Fresh from being exposed as a part of a criminal gang dealing in dirty money laundering and smuggling of gold from Zimbabwe in a four-part series by Al Jazeera undercover investigative journalists, the beleaguered Zimbabwean president Emmerson Mnangagwa is set to face the youthful and vibrant presidential candidate in the forthcoming presidential election.
The Zimbabwean head of government, Mnangagwa, is heavily soiled in the Al Jazeera in the four-part documentary as one gold smuggler is describing the president as his business partner while another talked of the country’s leader as a former partner whom he still meets and a third said he had to keep the president in the loop about gold smuggling operations.
Further, the president’s niece outlined an elaborate money laundering and gold smuggling scheme that she promised to help execute – and one of Zimbabwe’s top diplomats, self-anointed prophet Uebert Angel who was handpicked for his position as ambassador-at-large by Mnangagwa – dialled the president’s wife to try to seal a laundering deal.
An independent committee in the southern African nation and a former British colony, Zimbabwe, formerly Southern Rhodesia, has announced that 45-year-old lawyer and pastor, Nelson Chamisa, has been re-elected as the opposition party’s presidential candidate to face the politically ruthless Mnangagwa, who is popularly known as a ‘the crocodile’ in the next upcoming polls.
However, the odds are stacked against the opposition, the Citizens Coalition for Change.
The opposition coalition parties have accused president Mnangagwa, a man who toppled Zimbabwean tinpot dictator Robert Mugabe through coup d’état, of a crackdown on political opponents.
A vibrant and charming new-age politician, Chamisa will be Zimbabwean President Emmerson Mnangagwa’s official opponent for a second time in an upcoming crunch vote after the opposition party have endorsed him.
However, no date has yet been set for the presidential and legislative votes, though they are expected to be held in August this year.
An independent committee announced Chamisa was re-elected as the opposition party’s presidential candidate in an uncontested vote.
“Chamisa has been nominated as the presidential candidate by all streets and villages”, the committee’s spokesman Shepherd Ngandu told a press conference in Harare.
The President of Zimbabwe is elected using the two-round system.
The 270 members of the National Assembly consist of 210 members elected in single-member constituencies and 60 women elected by proportional representation in ten six-seat constituencies based on the country’s provinces.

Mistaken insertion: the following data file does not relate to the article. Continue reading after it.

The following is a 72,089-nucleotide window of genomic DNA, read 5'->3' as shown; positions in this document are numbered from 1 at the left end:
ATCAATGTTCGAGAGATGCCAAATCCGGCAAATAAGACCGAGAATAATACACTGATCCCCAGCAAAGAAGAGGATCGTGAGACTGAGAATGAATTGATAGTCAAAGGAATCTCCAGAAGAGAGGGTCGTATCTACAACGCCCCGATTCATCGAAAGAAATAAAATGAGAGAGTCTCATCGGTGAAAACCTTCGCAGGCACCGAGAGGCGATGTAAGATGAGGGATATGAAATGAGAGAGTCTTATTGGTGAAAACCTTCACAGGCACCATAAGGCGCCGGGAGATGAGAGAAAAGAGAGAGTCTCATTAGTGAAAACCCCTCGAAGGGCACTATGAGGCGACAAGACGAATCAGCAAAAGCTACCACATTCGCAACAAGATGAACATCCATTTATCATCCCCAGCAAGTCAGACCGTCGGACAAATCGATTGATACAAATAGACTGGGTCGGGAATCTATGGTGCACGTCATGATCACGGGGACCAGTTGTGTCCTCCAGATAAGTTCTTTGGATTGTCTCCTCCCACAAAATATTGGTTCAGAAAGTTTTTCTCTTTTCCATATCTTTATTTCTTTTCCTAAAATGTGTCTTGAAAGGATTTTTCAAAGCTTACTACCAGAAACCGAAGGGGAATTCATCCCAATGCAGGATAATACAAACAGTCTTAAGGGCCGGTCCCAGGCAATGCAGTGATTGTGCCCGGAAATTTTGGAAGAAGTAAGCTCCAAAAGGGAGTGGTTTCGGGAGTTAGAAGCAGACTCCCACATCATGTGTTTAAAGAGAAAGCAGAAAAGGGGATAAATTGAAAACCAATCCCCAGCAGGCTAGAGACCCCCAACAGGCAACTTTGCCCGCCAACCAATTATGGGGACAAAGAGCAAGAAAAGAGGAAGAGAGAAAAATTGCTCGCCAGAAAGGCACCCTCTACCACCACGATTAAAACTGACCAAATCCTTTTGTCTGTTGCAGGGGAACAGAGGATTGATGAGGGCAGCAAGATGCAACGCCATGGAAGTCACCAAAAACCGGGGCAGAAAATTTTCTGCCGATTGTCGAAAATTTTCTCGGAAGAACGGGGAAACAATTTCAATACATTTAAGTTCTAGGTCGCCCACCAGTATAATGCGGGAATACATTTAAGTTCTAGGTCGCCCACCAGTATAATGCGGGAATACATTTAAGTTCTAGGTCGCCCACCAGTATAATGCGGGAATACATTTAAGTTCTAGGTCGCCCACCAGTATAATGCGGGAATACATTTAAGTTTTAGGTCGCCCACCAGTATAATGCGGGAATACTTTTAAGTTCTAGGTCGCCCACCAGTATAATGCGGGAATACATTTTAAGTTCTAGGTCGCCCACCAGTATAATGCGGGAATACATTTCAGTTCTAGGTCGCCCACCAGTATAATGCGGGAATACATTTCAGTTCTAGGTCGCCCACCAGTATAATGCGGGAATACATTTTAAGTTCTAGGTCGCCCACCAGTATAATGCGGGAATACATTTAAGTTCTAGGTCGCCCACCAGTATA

Voters cast a single vote, which is counted for both forms of election.
The 80 members of the Senate include 60 members elected from ten six-member constituencies, also based on the provinces, by proportional representation using party lists; the lists must have a woman at the top and alternate between men and women.
The other 20 seats include two reserved for people with disabilities and 18 for traditional chiefs.
Most Zimbabweans both at home and abroad are dismayed by the reports that the Zimbabwean their head of state and government, Mnangagwa, is embroidered in the gold mafia syndicate and believe that his position is unattainable from the scandal.
Nottingham is home to many Zimbabwe and who fled the country and relocated to the United Kingdom because Mugabe’s dictatorship and hoped that the former British colony would be a better place after Mugabe but things, it appears, haven’t changed.
Rumbidzai Jongwe, 33, a mother two daughters, of Beeston in Nottingham said: “Zimbabwe is getting worse by the day. When I fled Zimbabwe, I hoped things would be much better when Mugabe is gone but it looks like we are stuck forever with these crooks.
“I have watched the Gold Mafia four-part documentary and it is disgusting. With all that information that link president Mnangagwa to gold smuggling, and we are still acting like nothing is wrong. Mnangagwa is still in charge and gold will still be smuggled. I am actually angry,” she added.
54-year-old Michael Fadzai of St. Anns said: “The only way to take out Mnangagwa is to vote him out during the elections. It is time we try the new blood.”
General elections were held in Zimbabwe on 30 July 2018 to elect the President and members of both houses of Parliament.
Held eight months after the 2017 coup d’état, the election was the first since independence in which former President Robert Mugabe was not a candidate.
ZANU–PF, the country’s ruling party, went into the election with majorities in both the National Assembly and the senate.
The main opposition, the Movement for Democratic Change – Tsvangirai, contested the election as part of the MDC Alliance, a coalition that included the MDC–T and six smaller parties.
The election gave ZANU–PF control of both houses in the 9th parliament of Zimbabwe, though with reduced majorities in each.
The MDC Alliance gained seats in both houses, closely corresponding to ZANU–PF’s losses.
In the presidential election, Emmerson Mnangagwa, who became president as a result of the 2017 coup ran for election as the ZANU–PF candidate.
Morgan Tsvangirai, the MDC–T leader who was expected to run against him, died in February 2018 and Nelson Chamisa, the new party leader, replaced him as the MDC Alliance candidate.
The Zimbabwe Electoral Commission announced Mnangagwa as the winner with 50.8% of the vote and gave Chamisa’s 44.3%, giving Mnangagwa the majority needed to avoid a runoff.
The announced results were disputed by MDC alliance and critiqued internationally.
Mnangagwa won six of the country’s ten provinces, while Chamisa won four, including the two metropolitan provinces, Harare, and Bulawayo. It was the closest since 2008 that an opposition party had come to breaking ZANU–PF’s 38-year hold on power.